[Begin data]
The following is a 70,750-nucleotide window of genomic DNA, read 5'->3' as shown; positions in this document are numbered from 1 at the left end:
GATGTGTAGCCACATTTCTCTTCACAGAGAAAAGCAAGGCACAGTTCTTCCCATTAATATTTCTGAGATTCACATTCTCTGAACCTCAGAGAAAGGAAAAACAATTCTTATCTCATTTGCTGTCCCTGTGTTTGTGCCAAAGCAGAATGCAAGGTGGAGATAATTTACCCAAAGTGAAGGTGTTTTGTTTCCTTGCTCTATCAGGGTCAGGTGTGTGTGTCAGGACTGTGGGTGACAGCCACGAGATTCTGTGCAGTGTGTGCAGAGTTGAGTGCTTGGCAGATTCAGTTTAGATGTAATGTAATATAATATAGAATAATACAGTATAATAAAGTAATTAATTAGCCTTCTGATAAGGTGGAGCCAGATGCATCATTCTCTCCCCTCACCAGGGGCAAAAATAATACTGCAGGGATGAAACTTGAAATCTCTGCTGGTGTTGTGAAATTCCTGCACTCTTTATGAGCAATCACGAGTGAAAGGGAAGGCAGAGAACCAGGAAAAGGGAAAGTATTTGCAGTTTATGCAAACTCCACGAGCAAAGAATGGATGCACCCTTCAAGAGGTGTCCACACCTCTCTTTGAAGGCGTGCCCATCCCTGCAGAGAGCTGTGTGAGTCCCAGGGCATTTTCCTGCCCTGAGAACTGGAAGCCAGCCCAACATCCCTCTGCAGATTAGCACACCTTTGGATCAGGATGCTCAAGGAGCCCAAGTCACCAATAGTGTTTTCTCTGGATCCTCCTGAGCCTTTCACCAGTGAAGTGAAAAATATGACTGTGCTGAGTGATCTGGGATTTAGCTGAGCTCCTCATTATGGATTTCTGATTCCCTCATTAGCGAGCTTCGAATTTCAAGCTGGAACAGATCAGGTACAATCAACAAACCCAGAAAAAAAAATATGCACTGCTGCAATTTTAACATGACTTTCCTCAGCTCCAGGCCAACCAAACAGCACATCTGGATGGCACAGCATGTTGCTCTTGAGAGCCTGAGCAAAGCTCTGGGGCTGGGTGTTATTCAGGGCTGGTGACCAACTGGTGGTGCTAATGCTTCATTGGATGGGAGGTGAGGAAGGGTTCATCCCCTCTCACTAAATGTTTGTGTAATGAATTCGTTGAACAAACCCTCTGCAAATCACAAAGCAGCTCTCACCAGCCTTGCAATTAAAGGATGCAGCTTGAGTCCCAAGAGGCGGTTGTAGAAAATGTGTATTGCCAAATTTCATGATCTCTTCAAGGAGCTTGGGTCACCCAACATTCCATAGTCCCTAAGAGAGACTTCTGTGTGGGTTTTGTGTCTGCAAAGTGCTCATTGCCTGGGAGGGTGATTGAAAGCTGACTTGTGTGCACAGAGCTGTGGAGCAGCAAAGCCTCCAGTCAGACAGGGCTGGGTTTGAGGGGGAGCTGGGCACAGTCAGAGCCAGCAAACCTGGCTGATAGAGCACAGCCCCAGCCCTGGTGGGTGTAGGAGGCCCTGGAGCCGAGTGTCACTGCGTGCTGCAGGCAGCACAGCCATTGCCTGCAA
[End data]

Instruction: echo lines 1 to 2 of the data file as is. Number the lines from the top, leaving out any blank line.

The following is a 70,750-nucleotide window of genomic DNA, read 5'->3' as shown; positions in this document are numbered from 1 at the left end:
GATGTGTAGCCACATTTCTCTTCACAGAGAAAAGCAAGGCACAGTTCTTCCCATTAATATTTCTGAGATTCACATTCTCTGAACCTCAGAGAAAGGAAAAACAATTCTTATCTCATTTGCTGTCCCTGTGTTTGTGCCAAAGCAGAATGCAAGGTGGAGATAATTTACCCAAAGTGAAGGTGTTTTGTTTCCTTGCTCTATCAGGGTCAGGTGTGTGTGTCAGGACTGTGGGTGACAGCCACGAGATTCTGTGCAGTGTGTGCAGAGTTGAGTGCTTGGCAGATTCAGTTTAGATGTAATGTAATATAATATAGAATAATACAGTATAATAAAGTAATTAATTAGCCTTCTGATAAGGTGGAGCCAGATGCATCATTCTCTCCCCTCACCAGGGGCAAAAATAATACTGCAGGGATGAAACTTGAAATCTCTGCTGGTGTTGTGAAATTCCTGCACTCTTTATGAGCAATCACGAGTGAAAGGGAAGGCAGAGAACCAGGAAAAGGGAAAGTATTTGCAGTTTATGCAAACTCCACGAGCAAAGAATGGATGCACCCTTCAAGAGGTGTCCACACCTCTCTTTGAAGGCGTGCCCATCCCTGCAGAGAGCTGTGTGAGTCCCAGGGCATTTTCCTGCCCTGAGAACTGGAAGCCAGCCCAACATCCCTCTGCAGATTAGCACACCTTTGGATCAGGATGCTCAAGGAGCCCAAGTCACCAATAGTGTTTTCTCTGGATCCTCCTGAGCCTTTCACCAGTGAAGTGAAAAATATGACTGTGCTGAGTGATCTGGGATTTAGCTGAGCTCCTCATTATGGATTTCTGATTCCCTCATTAGCGAGCTTCGAATTTCAAGCTGGAACAGATCAGGTACAATCAACAAACCCAGAAAAAAAAATATGCACTGCTGCAATTTTAACATGACTTTCCTCAGCTCCAGGCCAACCAAACAGCACATCTGGATGGCACAGCATGTTGCTCTTGAGAGCCTGAGCAAAGCTCTGGGGCTGGGTGTTATTCAGGGCTGGTGACCAACTGGTGGTGCTAATGCTTCATTGGATGGGAGGTGAGGAAGGGTTCATCCCCTCTCACTAAATGTTTGTGTAATGAATTCGTTGAACAAACCCTCTGCAAATCACAAAGCAGCTCTCACCAGCCTTGCAATTAAAGGATGCAGCTTGAGTCCCAAGAGGCGGTTGTAGAAAATGTGTATTGCCAAATTTCATGATCTCTTCAAGGAGCTTGGGTCACCCAACATTCCATAGTCCCTAAGAGAGACTTCTGTGTGGGTTTTGTGTCTGCAAAGTGCTCATTGCCTGGGAGGGTGATTGAAAGCTGACTTGTGTGCACAGAGCTGTGGAGCAGCAAAGCCTCCAGTCAGACAGGGCTGGGTTTGAGGGGGAGCTGGGCACAGTCAGAGCCAGCAAACCTGGCTGATAGAGCACAGCCCCAGCCCTGGTGGGTGTAGGAGGCCCTGGAGCCGAGTGTCACTGCGTGCTGCAGGCAGCACAGCCATTGCCTGCAA